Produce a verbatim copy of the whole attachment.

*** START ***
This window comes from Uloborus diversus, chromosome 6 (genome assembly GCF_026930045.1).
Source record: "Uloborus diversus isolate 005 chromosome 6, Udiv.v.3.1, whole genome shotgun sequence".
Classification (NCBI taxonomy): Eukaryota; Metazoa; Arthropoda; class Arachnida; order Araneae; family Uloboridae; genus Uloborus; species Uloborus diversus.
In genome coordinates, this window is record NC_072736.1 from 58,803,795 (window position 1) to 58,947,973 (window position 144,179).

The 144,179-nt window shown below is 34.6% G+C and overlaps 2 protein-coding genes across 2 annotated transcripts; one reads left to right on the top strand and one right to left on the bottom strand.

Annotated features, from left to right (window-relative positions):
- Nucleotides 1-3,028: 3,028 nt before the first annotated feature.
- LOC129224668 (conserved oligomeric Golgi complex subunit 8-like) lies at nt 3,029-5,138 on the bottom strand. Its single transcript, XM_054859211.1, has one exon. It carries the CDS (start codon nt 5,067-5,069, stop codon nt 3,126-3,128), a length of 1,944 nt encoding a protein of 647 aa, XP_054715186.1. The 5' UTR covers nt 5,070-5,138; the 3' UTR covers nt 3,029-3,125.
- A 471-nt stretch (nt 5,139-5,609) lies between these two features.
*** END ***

This window comes from Uloborus diversus, chromosome 6 (genome assembly GCF_026930045.1).
Source record: "Uloborus diversus isolate 005 chromosome 6, Udiv.v.3.1, whole genome shotgun sequence".
Classification (NCBI taxonomy): Eukaryota; Metazoa; Arthropoda; class Arachnida; order Araneae; family Uloboridae; genus Uloborus; species Uloborus diversus.
In genome coordinates, this window is record NC_072736.1 from 58,803,795 (window position 1) to 58,947,973 (window position 144,179).

The 144,179-nt window shown below is 34.6% G+C and overlaps 2 protein-coding genes across 2 annotated transcripts; one reads left to right on the top strand and one right to left on the bottom strand.

Annotated features, from left to right (window-relative positions):
- Nucleotides 1-3,028: 3,028 nt before the first annotated feature.
- LOC129224668 (conserved oligomeric Golgi complex subunit 8-like) lies at nt 3,029-5,138 on the bottom strand. Its single transcript, XM_054859211.1, has one exon. It carries the CDS (start codon nt 5,067-5,069, stop codon nt 3,126-3,128), a length of 1,944 nt encoding a protein of 647 aa, XP_054715186.1. The 5' UTR covers nt 5,070-5,138; the 3' UTR covers nt 3,029-3,125.
- A 471-nt stretch (nt 5,139-5,609) lies between these two features.